(2) We live in an era where neuroscientists have started collecting multi-modal datasets from thousands of individuals. Analysis of these open big multimodal neuroimaging datasets is a big challenge and raises the question of ‘how these datasets of unprecedented breadth will be analyzed?’. Non-parametric and generative models will be the main players in the statistical reasoning that will attempt to untangle the neurobiological knowledge from healthy and pathological brain measurements.
(3) It is of paramount importance to explore how multimodal neuroimaging patterns of activity and connectivity change across the lifespan. Discriminating age-related differences in brain structure, function, and cognition will inform us about the neurocognitive phenotyping across the lifespan and also in conditions that deviate from a normal trajectory like in mild cognitive impairment.
Dr. Stavros I. Dimitriadis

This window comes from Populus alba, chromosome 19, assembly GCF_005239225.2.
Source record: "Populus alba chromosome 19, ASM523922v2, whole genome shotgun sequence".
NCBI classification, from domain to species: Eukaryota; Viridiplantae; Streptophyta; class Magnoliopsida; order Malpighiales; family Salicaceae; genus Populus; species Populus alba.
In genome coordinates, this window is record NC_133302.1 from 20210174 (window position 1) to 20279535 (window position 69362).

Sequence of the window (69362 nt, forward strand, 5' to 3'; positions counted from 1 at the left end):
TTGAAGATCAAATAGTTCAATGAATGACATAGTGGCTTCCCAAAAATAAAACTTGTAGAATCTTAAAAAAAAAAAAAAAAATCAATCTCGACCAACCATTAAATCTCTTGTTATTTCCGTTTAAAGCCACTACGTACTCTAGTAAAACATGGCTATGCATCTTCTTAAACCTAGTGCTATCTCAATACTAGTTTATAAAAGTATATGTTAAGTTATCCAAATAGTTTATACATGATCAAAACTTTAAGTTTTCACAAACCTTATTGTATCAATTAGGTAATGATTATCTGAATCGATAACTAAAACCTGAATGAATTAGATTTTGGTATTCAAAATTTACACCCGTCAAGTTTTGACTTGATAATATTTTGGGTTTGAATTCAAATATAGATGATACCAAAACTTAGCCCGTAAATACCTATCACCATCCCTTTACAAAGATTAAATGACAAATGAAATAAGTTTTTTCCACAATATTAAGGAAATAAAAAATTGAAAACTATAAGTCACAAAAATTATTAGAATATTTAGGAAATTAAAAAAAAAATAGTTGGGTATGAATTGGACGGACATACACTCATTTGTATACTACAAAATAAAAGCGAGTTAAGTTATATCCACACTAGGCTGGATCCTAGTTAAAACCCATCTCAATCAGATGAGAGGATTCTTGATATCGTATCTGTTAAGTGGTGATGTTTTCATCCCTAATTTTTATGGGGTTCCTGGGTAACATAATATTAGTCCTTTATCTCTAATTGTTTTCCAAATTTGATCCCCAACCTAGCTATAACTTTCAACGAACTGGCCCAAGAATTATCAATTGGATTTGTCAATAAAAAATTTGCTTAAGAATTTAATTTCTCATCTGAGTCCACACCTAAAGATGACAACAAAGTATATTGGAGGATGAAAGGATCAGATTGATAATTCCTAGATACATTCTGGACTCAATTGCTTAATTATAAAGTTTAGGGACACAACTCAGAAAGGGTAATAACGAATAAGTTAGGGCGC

Manuscript Submission Information
Manuscripts should be submitted online at www.mdpi.com by registering and logging in to this website. Once you are registered, click here to go to the submission form. Manuscripts can be submitted until the deadline. All papers will be peer-reviewed. Accepted papers will be published continuously in the journal (as soon as accepted) and will be listed together on the special issue website. Research articles, review articles as well as short communications are invited. For planned papers, a title and short abstract (about 100 words) can be sent to the Editorial Office for announcement on this website.
Submitted manuscripts should not have been published previously, nor be under consideration for publication elsewhere (except conference proceedings papers). All manuscripts are thoroughly refereed through a single-blind peer-review process. A guide for authors and other relevant information for submission of manuscripts is available on the Instructions for Authors page. Brain Sciences is an international peer-reviewed open access monthly journal published by MDPI.
Please visit the Instructions for Authors page before submitting a manuscript. The Article Processing Charge (APC) for publication in this open access journal is 1800 CHF (Swiss Francs). Submitted papers should be well formatted and use good English. Authors may use MDPI's English editing service prior to publication or during author revisions.
- brain connectivity
- human brain dynamics
- network neuroscience
- machine learning
- deep learning
- whole-brain modeling
- diffusion MRI
- brain networks
- biologically inspired models